Those rays "penetrate through layers of text and calcium, and the hidden Galen text and the newer religious text fluoresce in slightly different ways because their inks contain different combinations of metals such as iron, zinc, mercury and copper." Each of the leather-bound book's 26 pages takes ten hours to scan, and the enormous amounts of new data collected will presumably occupy a variety of experts on the ancient world — on the Greek and Islamic civilizations, on their languages, on their medicine — for much longer thereafter. But you do have to wonder: what kind of unimaginably advanced technology will our descendants a millennium and a half years from now be using to read all of the stuff we thought we'd erased?

via SLAC

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Based in Seoul, Colin Marshall writes and broadcasts on cities and culture. His projects include the book The Stateless City: a Walk through 21st-Century Los Angeles and the video series The City in Cinema. Follow him on Twitter at @colinmarshall or on Facebook.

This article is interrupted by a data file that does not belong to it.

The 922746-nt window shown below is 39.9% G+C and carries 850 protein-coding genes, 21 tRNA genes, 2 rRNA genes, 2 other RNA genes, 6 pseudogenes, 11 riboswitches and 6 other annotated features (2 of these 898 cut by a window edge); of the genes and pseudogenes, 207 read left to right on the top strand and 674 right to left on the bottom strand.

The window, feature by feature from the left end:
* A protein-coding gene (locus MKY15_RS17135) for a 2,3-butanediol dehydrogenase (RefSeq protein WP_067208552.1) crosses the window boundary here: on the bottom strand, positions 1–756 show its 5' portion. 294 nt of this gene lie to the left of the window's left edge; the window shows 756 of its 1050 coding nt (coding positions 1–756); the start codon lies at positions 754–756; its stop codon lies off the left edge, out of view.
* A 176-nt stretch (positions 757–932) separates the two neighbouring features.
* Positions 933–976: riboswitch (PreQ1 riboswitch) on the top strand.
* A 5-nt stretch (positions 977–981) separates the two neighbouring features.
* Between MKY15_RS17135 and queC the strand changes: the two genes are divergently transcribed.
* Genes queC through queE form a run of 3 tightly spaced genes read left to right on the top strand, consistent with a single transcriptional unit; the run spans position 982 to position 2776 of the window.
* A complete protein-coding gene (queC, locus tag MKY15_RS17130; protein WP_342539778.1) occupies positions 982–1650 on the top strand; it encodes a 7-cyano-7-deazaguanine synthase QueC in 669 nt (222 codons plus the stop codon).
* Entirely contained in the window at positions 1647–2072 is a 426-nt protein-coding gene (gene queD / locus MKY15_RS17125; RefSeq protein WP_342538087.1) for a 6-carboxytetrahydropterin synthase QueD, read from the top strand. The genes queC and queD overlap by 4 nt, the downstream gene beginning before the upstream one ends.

Applause Fills the Air as Stephen Hawking Gets Laid to Rest in Cambridge, England

Earlier today, they laid Stephen Hawking to rest in a private funeral held at University Church of St. Mary the Great in Cambridge, England. Although the funeral itself was attended by only 500 guests, the streets of Cambridge swelled with onlookers who broke into applause as the coffin holding the physicist made its way into the church, leaving us with some proof that there's still something right in a world tilting toward the wrong, that we can still appreciate someone who overcame so much, and left us with even more.

Follow Open Culture on Facebook and Twitter and share intelligent media with your friends. Or better yet, sign up for our daily email and get a daily dose of Open Culture in your inbox. 

If you'd like to support Open Culture and our mission, please consider making a donation to our site. It's hard to rely 100% on ads, and your contributions will help us provide the best free cultural and educational materials.